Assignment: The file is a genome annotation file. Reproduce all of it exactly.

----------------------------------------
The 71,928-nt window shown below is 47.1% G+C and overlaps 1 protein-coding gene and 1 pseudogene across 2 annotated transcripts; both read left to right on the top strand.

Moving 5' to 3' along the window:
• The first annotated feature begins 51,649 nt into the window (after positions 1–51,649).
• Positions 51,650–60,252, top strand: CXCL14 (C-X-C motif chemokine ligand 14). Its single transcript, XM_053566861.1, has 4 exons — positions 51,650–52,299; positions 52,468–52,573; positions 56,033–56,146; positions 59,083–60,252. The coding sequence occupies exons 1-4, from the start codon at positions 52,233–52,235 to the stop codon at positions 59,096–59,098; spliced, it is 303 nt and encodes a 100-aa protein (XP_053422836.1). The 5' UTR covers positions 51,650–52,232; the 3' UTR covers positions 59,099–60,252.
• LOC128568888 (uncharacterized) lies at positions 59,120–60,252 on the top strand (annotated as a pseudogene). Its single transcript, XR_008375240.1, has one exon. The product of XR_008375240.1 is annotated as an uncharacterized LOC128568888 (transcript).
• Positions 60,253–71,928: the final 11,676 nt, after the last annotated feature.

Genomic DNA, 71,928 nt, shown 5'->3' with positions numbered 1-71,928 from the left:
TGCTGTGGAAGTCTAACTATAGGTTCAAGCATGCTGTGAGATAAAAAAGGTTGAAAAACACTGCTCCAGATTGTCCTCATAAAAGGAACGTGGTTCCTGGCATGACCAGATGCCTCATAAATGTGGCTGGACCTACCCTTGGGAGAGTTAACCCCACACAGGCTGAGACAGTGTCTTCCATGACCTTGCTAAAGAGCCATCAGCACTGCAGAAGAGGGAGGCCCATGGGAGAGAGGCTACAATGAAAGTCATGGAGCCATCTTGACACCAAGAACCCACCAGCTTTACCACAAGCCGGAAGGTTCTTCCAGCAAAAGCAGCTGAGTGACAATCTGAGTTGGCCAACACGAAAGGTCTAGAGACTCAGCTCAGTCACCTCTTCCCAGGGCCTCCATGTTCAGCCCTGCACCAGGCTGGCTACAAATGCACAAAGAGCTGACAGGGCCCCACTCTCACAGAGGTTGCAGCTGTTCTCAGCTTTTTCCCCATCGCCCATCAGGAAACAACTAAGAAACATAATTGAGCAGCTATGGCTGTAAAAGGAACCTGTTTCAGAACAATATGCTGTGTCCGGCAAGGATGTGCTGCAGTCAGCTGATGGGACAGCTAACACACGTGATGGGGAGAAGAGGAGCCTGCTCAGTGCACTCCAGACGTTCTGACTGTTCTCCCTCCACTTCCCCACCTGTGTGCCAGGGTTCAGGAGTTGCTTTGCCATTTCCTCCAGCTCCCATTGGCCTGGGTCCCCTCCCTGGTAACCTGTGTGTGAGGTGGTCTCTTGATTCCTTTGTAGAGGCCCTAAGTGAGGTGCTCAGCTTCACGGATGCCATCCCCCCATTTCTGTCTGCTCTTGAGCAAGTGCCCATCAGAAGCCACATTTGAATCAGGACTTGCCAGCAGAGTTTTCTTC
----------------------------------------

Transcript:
The 71,928-nt window shown below is 47.1% G+C and overlaps 1 protein-coding gene and 1 pseudogene across 2 annotated transcripts; both read left to right on the top strand.

Moving 5' to 3' along the window:
• The first annotated feature begins 51,649 nt into the window (after positions 1–51,649).
• Positions 51,650–60,252, top strand: CXCL14 (C-X-C motif chemokine ligand 14). Its single transcript, XM_053566861.1, has 4 exons — positions 51,650–52,299; positions 52,468–52,573; positions 56,033–56,146; positions 59,083–60,252. The coding sequence occupies exons 1-4, from the start codon at positions 52,233–52,235 to the stop codon at positions 59,096–59,098; spliced, it is 303 nt and encodes a 100-aa protein (XP_053422836.1). The 5' UTR covers positions 51,650–52,232; the 3' UTR covers positions 59,099–60,252.
• LOC128568888 (uncharacterized) lies at positions 59,120–60,252 on the top strand (annotated as a pseudogene). Its single transcript, XR_008375240.1, has one exon. The product of XR_008375240.1 is annotated as an uncharacterized LOC128568888 (transcript).
• Positions 60,253–71,928: the final 11,676 nt, after the last annotated feature.

Genomic DNA, 71,928 nt, shown 5'->3' with positions numbered 1-71,928 from the left:
TGCTGTGGAAGTCTAACTATAGGTTCAAGCATGCTGTGAGATAAAAAAGGTTGAAAAACACTGCTCCAGATTGTCCTCATAAAAGGAACGTGGTTCCTGGCATGACCAGATGCCTCATAAATGTGGCTGGACCTACCCTTGGGAGAGTTAACCCCACACAGGCTGAGACAGTGTCTTCCATGACCTTGCTAAAGAGCCATCAGCACTGCAGAAGAGGGAGGCCCATGGGAGAGAGGCTACAATGAAAGTCATGGAGCCATCTTGACACCAAGAACCCACCAGCTTTACCACAAGCCGGAAGGTTCTTCCAGCAAAAGCAGCTGAGTGACAATCTGAGTTGGCCAACACGAAAGGTCTAGAGACTCAGCTCAGTCACCTCTTCCCAGGGCCTCCATGTTCAGCCCTGCACCAGGCTGGCTACAAATGCACAAAGAGCTGACAGGGCCCCACTCTCACAGAGGTTGCAGCTGTTCTCAGCTTTTTCCCCATCGCCCATCAGGAAACAACTAAGAAACATAATTGAGCAGCTATGGCTGTAAAAGGAACCTGTTTCAGAACAATATGCTGTGTCCGGCAAGGATGTGCTGCAGTCAGCTGATGGGACAGCTAACACACGTGATGGGGAGAAGAGGAGCCTGCTCAGTGCACTCCAGACGTTCTGACTGTTCTCCCTCCACTTCCCCACCTGTGTGCCAGGGTTCAGGAGTTGCTTTGCCATTTCCTCCAGCTCCCATTGGCCTGGGTCCCCTCCCTGGTAACCTGTGTGTGAGGTGGTCTCTTGATTCCTTTGTAGAGGCCCTAAGTGAGGTGCTCAGCTTCACGGATGCCATCCCCCCATTTCTGTCTGCTCTTGAGCAAGTGCCCATCAGAAGCCACATTTGAATCAGGACTTGCCAGCAGAGTTTTCTTC